At the center aisle she genuflected and was about to slide into her usual spot in the front pew when she heard it — a loud, gleeful laugh.
    She flew to the nativity scene where the laugh had seemed to come from and frantically looked for the boy in the surrounding pine trees. No one. Convinced he must be there, she looked again. No one.
    Praying for relief
    Sister Beatrice was startled when Mass began. For after hearing the laugh and not being able to find the boy, she had gotten out her rosary and prayed herself into a white-knuckle trance.
    Old Sister Rose, sitting beside her in the pew, noticed that she seemed pale and surprised as open bells rang and she looked alternately over her right and left shoulders.
    In fact, the stress of the past few months had been gradually taking its toll on Sister Beatrice. Combined with hearing the laugh and not finding its source, it had caused her to wonder if she was losing her mind — and she had been praying hard for relief.
    Page 3 of 4 - When, after taking holy communion, she caught sight of the confessional — which was located less than twenty feet from the nativity scene — she thought her prayers had been answered.
     “That’s it!” her brain screamed. “He was hiding in the confessional. It was him who laughed.”
    Finding the boy
    When the Mass ended she stopped by her pew for a few minutes to accept congratulations from some of the ladies on the beautiful altar and nativity scene, then hurried to the sacristy to confront the boy before he could get away.
    No luck. He was already gone. So she ran, mumbling to herself, around the back of the altar, intent on catching him, only to be met with the curious tare of the Monsignor as she rounded the corner to his vestibule.
    “Eh … Merry Christmas, Monsignor,” she said sheepishly.
    “Merry Christmas, Sister,” he replied after a long pause, before turning toward the door to leave.
    The minute he closed the door she began to stomp and hiss in frustration. Then she heard it again. The laugh echoed through the empty church and into the vestibule, freezing her in midst of her frenzy. But not for long.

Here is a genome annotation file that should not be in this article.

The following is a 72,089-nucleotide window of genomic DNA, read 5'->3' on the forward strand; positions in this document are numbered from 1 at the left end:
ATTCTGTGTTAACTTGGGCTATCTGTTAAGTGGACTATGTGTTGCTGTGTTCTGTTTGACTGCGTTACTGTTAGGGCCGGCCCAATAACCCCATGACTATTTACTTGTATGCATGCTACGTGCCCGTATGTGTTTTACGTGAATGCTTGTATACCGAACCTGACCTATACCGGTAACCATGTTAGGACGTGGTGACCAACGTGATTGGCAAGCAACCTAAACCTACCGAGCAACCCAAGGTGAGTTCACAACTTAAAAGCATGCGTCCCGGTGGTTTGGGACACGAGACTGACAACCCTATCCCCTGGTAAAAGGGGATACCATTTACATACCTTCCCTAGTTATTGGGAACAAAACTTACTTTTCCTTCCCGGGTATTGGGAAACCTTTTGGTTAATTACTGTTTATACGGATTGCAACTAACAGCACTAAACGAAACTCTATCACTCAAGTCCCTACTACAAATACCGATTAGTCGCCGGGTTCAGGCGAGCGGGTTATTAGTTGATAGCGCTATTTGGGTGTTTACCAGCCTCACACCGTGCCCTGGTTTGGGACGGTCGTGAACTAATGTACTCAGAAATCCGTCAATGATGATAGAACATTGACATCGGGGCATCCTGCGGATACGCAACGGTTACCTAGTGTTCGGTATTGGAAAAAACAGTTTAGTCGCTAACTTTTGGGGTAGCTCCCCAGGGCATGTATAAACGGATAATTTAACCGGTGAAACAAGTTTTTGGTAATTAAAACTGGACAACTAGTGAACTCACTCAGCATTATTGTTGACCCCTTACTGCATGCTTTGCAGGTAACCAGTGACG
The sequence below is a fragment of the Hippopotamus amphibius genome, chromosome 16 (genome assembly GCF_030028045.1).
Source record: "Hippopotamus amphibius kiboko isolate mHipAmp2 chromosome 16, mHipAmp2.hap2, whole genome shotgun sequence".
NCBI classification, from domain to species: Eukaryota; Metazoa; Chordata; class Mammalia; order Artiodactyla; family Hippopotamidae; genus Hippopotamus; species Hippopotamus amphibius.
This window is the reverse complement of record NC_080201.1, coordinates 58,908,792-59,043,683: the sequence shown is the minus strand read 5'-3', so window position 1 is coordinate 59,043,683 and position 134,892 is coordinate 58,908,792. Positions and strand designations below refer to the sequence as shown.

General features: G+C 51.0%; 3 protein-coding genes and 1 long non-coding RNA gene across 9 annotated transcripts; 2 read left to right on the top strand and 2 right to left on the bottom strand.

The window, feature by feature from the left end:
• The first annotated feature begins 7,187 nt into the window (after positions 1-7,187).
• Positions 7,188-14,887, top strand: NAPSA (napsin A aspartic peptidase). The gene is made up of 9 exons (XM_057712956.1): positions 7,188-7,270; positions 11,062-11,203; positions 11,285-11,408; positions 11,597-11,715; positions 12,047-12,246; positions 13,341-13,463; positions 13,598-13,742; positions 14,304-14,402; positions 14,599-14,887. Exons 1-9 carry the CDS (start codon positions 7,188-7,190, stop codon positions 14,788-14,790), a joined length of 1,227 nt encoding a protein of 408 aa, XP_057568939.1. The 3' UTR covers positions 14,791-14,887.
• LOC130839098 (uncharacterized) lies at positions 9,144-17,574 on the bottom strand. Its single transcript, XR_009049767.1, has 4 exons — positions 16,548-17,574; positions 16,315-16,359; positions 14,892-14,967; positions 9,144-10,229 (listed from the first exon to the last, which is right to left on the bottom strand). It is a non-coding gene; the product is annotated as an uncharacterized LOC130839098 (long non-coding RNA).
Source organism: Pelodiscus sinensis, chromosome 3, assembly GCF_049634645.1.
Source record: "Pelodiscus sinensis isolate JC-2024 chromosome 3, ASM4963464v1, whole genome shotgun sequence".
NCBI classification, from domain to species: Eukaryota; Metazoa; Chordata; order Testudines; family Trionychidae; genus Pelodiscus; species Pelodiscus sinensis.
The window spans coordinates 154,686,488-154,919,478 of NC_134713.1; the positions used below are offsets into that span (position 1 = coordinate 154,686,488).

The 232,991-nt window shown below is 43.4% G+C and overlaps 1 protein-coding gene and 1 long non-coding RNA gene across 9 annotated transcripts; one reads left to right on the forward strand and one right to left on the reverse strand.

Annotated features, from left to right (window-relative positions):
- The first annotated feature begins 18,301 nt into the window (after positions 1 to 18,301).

She raced back across the altar to the confessional, threw back the left side curtain and lunged in. Nothing. She moved to the right side and again lunged in. Nothing.
    Then she took a deep breath and opened the priest’s cubicle. Nothing.
    At that moment she heard it again. This time she was sure the laugh had come from the nativity scene.
    Looking for Sister Beatrice
    When sister Beatrice didn’t show for breakfast Christmas morning, Sister Rose went to her room to investigate. Not only was she not there, it didn’t appear that she’d been there all night, so Sister Rose pulled on her heavy black shawl and headed for the church with young Sister Helen following along a few steps behind.
    When they entered the side door of the church, they saw Sister Beatrice half kneeling and half sitting in a pew in front of the nativity scene with a faraway look on her face.
    Sister Helen waited by the door as Sister Rose started toward Sister Beatrice. A few feet before she got to her, she stopped abruptly, startled by Sister Beatrice’s spontaneous, gleeful laughter.
    When the laughing stopped, she approached slowly and touched her gently on the shoulder. No response. She shook her a little and said apprehensively, “Sister Beatrice?”
    From her place near the door, Sister Helen saw Sister Beatrice flinch, smile, and exchange a few words with Sister Rose before she turned back toward the door.
    Page 4 of 4 - Prayer
    “Is she all right?” Sister Helen asked Sister Rose as they descended the concrete stairs outside the church.
    “Yes, In think so,” Sister Rose replied.
    “Well … what is she doing?”
    “I asked her that same question,” Sister Rose responded.
    “What did she say?”
    “Praying,” Sister Rose said.
    “Excuse me, Sister, did you say she was …” Sister Helen started to ask — but was stopped short by the sound of loud, joyous laughter
    inside the church.
    When the last of it had washed over them, old Sister Rose slowly made the sign of the cross, smiled awkwardly at the wide-eyed Sister Helen and said, “Come Sister. It’s best we leave her to her prayers.”
     J.T. Knoll is a writer, speaker and prevention and wellness coordinator at Pittsburg State University. He also operates Knoll Training & Consulting in Pittsburg. He can be reached at 231-0499 or jtknoll@swbell.net